It's a New Day

October 2019

Vol. 47, No. 5

About Books: Birding 'Round The Swamp

Mark Lynch

Natural Encounters: Biking, Hiking, and Birding Through the Seasons. Bruce M. Beehler. 2019. New Haven, Connecticut: Yale University Press.

Every day of the year brings some gift from nature that gives some private pleasure in the environs of the nation's capital. (p. 1)

These days if you mention "Washington, D.C." in any social situation you will likely get a reaction from the people present similar to that of Moe, of the Three Stooges, hearing the words "Niagara Falls" in the classic film short Gents Without Cents. ( If you are unfamiliar with this bit of American physical humor, please visit the Three Stooges website: https://www.threestooges.com/2017/11/01/slowly-i-turned-the-origin-of-the-three-stooges-niagara-falls-routine/

The author of this section quotes Wikipedia:

The routine features a man recounting the day he took his revenge on his enemy – and becoming so engrossed in his own tale that he attacks the innocent listener to whom he is speaking. The attacker comes to his senses, only to go berserk again when the listener says something that triggers the old memory again.

Every time Moe hears the words "Niagara Falls," he goes berserk and rains blows on the innocent bystanders present. Trust me, it's funnier in the film. )

Never before in our memory has this nation been so divided politically. So much so that just the mention of our seat of government is likely to incite heated discussions, lots of yelling and swearing, and the loss of friends. As part of this antipathy toward Washington, you hear rallying cries to "Drain the Swamp!" in stump speeches by up-and-coming politicians. The "Swamp" in this case is a metaphor for the supposed cesspool of politics that our national government has become. This association between Washington, D.C., and the imagined fetid miasma of a swamp actually goes quite far back in American history. As Ted Widmer writes in his piece for The New Yorker, "Draining the Swamp" (January 19, 2017 online), building the nation's capital next to the poor drainage of the Potomac River made the whole area susceptible to boggy conditions and pestilential odors. The numerous complaints about the physical environment of the capital soon carried over to complaints about the politics happening in the capital:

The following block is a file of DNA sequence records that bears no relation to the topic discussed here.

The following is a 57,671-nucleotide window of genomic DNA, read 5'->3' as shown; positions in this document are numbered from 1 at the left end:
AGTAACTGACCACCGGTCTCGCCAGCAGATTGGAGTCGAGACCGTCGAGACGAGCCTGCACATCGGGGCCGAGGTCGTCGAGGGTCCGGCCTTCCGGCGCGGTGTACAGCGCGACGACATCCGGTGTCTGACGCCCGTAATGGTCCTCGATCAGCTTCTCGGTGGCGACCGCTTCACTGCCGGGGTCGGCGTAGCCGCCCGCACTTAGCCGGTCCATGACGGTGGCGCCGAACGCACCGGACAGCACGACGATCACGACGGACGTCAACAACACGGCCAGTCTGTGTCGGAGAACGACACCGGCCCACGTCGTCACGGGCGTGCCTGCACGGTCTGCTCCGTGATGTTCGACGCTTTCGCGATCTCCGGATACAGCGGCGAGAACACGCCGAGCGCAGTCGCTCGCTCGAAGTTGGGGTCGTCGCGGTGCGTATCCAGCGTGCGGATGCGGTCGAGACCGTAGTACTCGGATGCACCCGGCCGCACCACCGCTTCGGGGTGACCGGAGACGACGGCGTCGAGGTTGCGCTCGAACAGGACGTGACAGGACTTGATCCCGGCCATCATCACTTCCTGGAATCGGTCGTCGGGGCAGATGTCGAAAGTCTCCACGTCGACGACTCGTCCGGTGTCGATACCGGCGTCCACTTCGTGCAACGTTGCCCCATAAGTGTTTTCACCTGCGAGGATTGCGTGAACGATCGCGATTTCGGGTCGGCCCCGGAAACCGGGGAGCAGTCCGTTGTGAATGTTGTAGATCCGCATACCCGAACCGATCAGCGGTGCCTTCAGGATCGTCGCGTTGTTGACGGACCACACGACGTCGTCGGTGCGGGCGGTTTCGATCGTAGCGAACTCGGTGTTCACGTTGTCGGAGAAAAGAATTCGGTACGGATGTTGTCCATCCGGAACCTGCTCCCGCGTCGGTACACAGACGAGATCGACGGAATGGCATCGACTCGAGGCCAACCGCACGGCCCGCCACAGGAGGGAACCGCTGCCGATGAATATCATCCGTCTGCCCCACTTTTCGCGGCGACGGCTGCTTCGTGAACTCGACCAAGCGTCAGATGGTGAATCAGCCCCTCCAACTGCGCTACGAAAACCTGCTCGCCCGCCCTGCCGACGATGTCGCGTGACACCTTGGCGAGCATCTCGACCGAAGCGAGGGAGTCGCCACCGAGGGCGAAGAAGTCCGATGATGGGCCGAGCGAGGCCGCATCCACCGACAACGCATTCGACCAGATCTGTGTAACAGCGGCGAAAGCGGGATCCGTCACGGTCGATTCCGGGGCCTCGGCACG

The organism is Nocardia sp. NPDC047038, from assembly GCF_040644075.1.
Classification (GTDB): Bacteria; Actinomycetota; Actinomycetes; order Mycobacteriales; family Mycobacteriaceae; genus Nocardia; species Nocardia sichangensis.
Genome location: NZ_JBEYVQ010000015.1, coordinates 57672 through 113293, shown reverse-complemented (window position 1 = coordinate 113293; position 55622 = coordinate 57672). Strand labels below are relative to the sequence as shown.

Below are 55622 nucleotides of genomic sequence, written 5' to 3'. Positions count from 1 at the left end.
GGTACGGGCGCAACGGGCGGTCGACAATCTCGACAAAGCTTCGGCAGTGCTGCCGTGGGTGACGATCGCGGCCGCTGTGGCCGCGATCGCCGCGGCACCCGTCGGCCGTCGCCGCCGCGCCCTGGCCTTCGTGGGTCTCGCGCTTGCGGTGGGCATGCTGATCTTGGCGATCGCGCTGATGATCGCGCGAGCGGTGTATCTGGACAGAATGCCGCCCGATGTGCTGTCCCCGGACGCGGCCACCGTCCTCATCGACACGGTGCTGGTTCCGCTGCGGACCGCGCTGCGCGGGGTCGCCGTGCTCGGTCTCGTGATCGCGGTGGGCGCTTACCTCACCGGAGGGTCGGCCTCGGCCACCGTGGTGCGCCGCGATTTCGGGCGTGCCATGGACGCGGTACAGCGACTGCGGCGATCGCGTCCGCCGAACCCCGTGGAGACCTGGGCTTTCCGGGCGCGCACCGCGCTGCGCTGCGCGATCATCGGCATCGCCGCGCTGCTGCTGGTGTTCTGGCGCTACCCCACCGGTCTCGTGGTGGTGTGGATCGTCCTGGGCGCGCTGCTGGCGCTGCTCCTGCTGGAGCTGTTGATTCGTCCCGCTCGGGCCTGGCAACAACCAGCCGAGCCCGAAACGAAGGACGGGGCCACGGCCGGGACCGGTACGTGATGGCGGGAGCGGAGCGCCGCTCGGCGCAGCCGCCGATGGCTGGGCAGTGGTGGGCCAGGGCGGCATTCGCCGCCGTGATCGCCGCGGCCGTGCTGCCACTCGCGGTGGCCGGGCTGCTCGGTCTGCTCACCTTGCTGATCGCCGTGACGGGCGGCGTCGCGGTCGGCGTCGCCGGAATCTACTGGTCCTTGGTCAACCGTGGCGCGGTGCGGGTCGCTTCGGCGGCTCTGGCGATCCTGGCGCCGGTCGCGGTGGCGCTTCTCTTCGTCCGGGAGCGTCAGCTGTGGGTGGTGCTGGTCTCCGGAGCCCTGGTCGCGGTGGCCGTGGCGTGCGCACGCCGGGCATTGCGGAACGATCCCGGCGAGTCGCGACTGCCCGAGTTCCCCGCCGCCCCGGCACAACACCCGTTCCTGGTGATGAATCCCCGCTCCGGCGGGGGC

A Massachusetts congressman, Theodore Sedgwick, wrote, in 1789, "the climate of the Patowmack is not only unhealthy, but destructive to northern constitutions." The smells of the District added fuel to the growing critique of a city that offended Northerners for its adherence to slavery as well as its inaccessibility. To an abolitionist like William Lloyd Garrison, Washington was a moral swamp: "The District is rotten with the plague, and stinks in the nostrils of the world . . . a fouler spot scarcely exists on earth." An eyewitness in 1860 cast an eye on the city's canals and glimpsed "dead cats and all kinds of putridity," in a stagnant pool "reeking with pestilential odors." ("Draining The Swamp")

With so many negative feelings about Washington, D.C., today, it is refreshing to read a natural history book about that area that barely mentions politics and instead focuses on the joys of birding the greater "Swamp" area. Bruce Beehler is the author of last year's classic account of following spring bird migration, North on the Wing. His new book, Natural Encounters, focuses mostly on his home turf of Washington, D.C., with extended forays north, south, and west of the capital. Though Beehler has engaged in research over the decades that has taken him to Papua New Guinea, Indonesia, Sri Lanka, India, Zimbabwe, and Mexico, it is Washington, D.C., and the mid-Atlantic area where he has always hung his hat. He considers himself a Washington-based scientist and conservationist.

I held positions at the Smithsonian Institution, Wildlife Conservation Society, US Department of State, Counterpart International, Conservation International, and National Fish and Wildlife Foundation before I retired to a tiny office in the back of the bird collection of the National Museum of Natural History; which sits on the National Mall across from the red sandstone Smithsonian castle. (p. xi Natural Encounters).

It may seem surprising that good birding can occur within the Beltway. Older birders became familiar with the birding spots of the D.C. area through Claudia Wild's book Finding Birds in the National Capital Area (1983). This book was my guide when, in the eighties, I visited my brother who was a biologist at the Smithsonian. Beehler's touchstone is a much earlier book, Louis Halle's Spring in Washington, written during the post World War II period in the capital. Though not well known today, Halle's book deserves to be recognized as one of the classics of American bird literature. Beehler is interested in comparing his contemporary observations with those of Halle: "So, here, I have taken it as my mandate to reexamine the story Halle told in 1947 and to add some dimensions related to the passing of time, the changing world, and our evolving cityscape." (p. 13)

Beehler structures Natural Encounters to track the changes in nature, not just the birds, that occur during a typical year in the mid-Atlantic. Beehler's natural year and his book Natural Encounters begin at the solstice in June with the completion of spring migration and the beginning of the nesting season. For Beehler, spring is the penultimate season: "Spring is nature's most generous gift to the north temperate zone" (p. 2). He states:

I must get out every spring morning to take it all in and record its annual surprises. For no matter how many times spring is experienced, there is something new to see as well as a hundred familiar things to savor from the past. (p. 7)

It is therefore not surprising to read that Beehler considers summer the "doldrums" (p.7).